Friday, March 29, 2013

It was Friday, But Sunday Was a Comin'

A friend and church member wrote this poem after hearing a famous sermon on the subject years ago. I asked if I could share it on my blog. Here it is, with his permission, on this Good Friday. My it bless your day as we enter this holy weekend!



It was upon a Friday when he began to bleed,
As he suffered many lashes to pay for you and me.
And as the pain and wounds grew worse, the blood began a runnin’,
He knew just what his purpose was and that Sunday was a comin’.

They lead him through the crowded streets, a cross upon his back;
The physical strength that once was there, He now did surely lack.
The crowds, they sneered and mocked at him and made it all for funin’;
But the Spirit helped Him through it all, ‘cause Sunday was a comin’.

They drove great spikes through hands and feet that had only come to give,
But as He hung there on that tree, he continued to forgive.
Some followers watched Him from a far, while most in fear were runnin’;
They did not know what all this meant, nor that Sunday was a comin’.

As the day of Friday came to close, they laid him in a tomb:
His followers, all completely crushed, their hearts were filled with gloom.
What shall we do? Where shall we hide? Their thoughts were just a runnin’.
Filled with tears and fears they did not know that Sunday was a comin’.

But in that Great White City where God and angels dwell,
There was joy and celebration, Christ had conquered death and hell.
Ole Satan thought he had won the fight with all his wit and cunnin’,
But the angels knew that Friday meant that Sunday was a comin’.

Then at last, the time had come and Sunday did arrive,
And all of Heaven did shout with joy, “The Savior is Alive”.
So now we know when darkness comes with troubles over-runnin’,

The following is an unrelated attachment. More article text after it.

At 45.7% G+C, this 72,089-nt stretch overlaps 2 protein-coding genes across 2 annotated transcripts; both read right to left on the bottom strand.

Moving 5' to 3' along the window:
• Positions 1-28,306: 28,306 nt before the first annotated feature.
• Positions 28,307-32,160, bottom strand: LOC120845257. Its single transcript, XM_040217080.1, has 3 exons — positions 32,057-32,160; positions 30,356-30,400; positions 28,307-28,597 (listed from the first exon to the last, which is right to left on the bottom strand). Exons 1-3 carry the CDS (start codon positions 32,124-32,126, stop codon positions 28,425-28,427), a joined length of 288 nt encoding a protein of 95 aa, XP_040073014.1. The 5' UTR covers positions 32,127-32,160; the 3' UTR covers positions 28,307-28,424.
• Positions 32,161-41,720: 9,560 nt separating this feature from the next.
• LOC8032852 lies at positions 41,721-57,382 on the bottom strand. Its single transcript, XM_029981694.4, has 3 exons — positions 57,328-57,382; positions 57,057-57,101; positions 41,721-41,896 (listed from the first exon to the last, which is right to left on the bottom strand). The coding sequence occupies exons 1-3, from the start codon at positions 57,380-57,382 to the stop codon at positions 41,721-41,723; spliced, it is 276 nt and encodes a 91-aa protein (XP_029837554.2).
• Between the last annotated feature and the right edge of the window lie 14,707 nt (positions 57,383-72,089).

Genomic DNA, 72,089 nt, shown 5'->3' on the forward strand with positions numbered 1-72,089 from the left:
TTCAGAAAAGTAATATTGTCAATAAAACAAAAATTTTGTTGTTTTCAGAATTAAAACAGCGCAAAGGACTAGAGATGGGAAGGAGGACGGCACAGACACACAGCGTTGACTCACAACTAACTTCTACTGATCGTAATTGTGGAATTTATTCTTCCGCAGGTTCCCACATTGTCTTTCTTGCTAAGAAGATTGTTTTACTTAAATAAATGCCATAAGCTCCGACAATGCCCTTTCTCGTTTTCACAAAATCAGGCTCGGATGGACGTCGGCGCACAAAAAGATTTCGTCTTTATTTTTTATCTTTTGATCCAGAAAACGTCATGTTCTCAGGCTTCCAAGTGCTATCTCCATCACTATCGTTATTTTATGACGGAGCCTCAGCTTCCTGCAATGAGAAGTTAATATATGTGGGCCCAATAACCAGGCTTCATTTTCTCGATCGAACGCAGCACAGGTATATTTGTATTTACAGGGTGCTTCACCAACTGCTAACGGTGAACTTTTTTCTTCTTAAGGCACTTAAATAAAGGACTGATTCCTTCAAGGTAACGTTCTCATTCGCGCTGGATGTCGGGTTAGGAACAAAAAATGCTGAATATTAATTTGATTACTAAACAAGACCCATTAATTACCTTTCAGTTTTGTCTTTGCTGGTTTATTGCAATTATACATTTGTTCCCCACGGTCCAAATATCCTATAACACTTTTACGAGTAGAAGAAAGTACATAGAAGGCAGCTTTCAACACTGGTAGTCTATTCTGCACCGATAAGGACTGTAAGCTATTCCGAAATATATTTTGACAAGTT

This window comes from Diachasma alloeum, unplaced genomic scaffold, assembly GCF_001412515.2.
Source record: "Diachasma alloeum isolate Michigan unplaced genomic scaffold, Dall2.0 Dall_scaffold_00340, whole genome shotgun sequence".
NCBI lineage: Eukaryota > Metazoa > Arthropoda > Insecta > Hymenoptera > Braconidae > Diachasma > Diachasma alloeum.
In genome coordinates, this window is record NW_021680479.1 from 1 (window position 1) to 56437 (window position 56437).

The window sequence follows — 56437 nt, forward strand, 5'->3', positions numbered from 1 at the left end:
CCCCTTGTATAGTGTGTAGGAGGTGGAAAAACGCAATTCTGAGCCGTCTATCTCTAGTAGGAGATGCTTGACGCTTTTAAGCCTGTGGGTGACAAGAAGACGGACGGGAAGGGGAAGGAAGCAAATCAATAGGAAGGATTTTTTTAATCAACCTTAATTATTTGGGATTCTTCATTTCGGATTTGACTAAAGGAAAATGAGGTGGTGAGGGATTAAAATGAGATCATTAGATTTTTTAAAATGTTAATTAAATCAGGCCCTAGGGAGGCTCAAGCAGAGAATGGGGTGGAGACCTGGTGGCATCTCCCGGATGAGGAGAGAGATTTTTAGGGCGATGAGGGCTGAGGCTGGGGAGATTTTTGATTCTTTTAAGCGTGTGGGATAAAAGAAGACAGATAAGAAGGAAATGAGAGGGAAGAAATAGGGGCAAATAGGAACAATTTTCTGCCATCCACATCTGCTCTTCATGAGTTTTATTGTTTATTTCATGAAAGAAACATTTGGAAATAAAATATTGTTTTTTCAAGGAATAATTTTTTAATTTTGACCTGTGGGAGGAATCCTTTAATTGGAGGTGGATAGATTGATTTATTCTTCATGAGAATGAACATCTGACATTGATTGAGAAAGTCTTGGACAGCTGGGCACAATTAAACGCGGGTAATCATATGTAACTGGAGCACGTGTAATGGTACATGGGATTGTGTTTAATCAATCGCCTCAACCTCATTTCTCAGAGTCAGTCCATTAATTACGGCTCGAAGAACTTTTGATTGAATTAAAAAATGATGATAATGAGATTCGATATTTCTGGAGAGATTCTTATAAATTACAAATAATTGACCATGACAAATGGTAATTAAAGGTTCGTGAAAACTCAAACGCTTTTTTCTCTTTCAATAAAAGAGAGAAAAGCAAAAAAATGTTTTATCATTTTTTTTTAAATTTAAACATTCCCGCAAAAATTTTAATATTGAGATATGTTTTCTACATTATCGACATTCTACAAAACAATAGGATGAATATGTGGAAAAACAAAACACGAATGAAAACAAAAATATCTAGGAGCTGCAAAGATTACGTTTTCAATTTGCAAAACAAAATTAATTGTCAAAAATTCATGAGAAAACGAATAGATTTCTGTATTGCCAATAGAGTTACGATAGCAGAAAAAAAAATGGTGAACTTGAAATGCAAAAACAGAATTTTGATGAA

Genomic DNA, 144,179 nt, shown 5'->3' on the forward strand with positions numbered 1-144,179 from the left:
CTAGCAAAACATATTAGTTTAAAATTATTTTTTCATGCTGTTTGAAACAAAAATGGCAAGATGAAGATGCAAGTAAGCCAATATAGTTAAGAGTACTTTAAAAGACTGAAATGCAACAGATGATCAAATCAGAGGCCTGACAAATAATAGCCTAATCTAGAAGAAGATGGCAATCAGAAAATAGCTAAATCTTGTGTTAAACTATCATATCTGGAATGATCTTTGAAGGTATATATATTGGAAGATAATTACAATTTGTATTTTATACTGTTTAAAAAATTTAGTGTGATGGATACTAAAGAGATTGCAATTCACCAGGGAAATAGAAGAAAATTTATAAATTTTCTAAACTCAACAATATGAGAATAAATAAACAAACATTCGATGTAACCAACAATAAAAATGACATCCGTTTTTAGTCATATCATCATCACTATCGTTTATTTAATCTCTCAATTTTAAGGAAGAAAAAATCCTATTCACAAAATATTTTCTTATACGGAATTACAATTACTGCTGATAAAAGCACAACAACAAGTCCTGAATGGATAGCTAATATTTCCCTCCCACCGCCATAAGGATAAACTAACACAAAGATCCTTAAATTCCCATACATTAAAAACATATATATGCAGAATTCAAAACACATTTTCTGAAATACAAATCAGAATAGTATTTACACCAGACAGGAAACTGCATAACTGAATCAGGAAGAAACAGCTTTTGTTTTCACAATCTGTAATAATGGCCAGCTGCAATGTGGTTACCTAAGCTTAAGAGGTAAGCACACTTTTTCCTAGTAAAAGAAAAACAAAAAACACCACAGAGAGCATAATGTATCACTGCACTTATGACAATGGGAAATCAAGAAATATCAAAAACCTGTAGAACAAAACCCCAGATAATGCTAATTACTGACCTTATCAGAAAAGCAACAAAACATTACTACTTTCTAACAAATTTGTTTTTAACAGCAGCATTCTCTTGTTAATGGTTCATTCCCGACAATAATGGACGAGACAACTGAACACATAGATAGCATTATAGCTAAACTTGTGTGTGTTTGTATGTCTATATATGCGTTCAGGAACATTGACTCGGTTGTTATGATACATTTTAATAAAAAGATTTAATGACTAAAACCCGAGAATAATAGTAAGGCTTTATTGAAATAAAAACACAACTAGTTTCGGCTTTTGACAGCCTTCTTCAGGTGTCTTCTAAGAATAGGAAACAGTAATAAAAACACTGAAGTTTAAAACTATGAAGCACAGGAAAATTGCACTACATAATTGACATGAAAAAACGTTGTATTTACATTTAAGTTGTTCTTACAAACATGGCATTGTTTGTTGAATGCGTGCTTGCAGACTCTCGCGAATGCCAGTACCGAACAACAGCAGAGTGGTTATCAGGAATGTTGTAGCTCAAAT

We can praise our God when Friday‘s here, cause Sunday is a comin’.

Ron Carroway

Monday, March 25, 2013

Not a "Cosmic Fumble Recovery"

We enter the holiest week of the year with great anticipation. The cross and resurrection are not just object lessons leading us to a correct doctrinal explanation of how we are saved. They are milestones in the holy drama of God’s graceful interaction with us, and they define and form the very essence of Christian spirituality.

This week, I invite you to explore the intentionality of Jesus’ love. Holy week is not about what I called “cosmic fumble recovery” in my sermon. The cross didn't just get thrown at him. His persecution and crucifixion were not unexpected, a sudden ball flung from way out in left field. This was not a weak moment when God wasn't looking and the devil snuck in, forcing God to make a recovery once he woke up to say, “gee what am I gonna do?” This kind of dualistic thinking reflects the mythic saga of Superman and kryptonite, but it is not the story of Jesus and the cross.

Jesus’ face was set on Jerusalem. The prophets saw it in advance, and he tried to explain it to his disciples. His walk through the week was intentional drama designed to do much more than teach a lesson so we mentally conceptualize how we are saved. It was to form the very unique Christian spirituality of what love is and what it means to overcome.

So don’t hop like a skipping stone avoiding the penetration of the water. Don’t move from the hosannas of Palm Sunday to the alleluias of Easter without the fullness of the great drama. This is about what love is.

Wednesday, March 6, 2013

A New and Mysterious World

I ran across a quote from spiritualist Thomas Green as I was preparing for my Companions in Christ class. It resonates with my soul.

It happens that I am in the midst of preaching a Lenten series "The Voyage: Faith is a Journey Not a Destination." Thomas's words sum up what I am trying to say as I invite people to fall in love with the spiritual disciplines. I share it with you.

For those blessed souls that are able to let go, to float free, a new and mysterious world is revealed. It is a world more mysterious, more exotic and, initially, more threatening than the new world Columbus and Magellan stumbled upon. Those who "stay home" will only know of it by hearsay, and will scarcely believe what they hear. The few whom grace and their own generosity launch on the uncharted sea - they alone will ever really know whether the explorer's tales are true.

Thomas H. Green, When the Well Runs Dry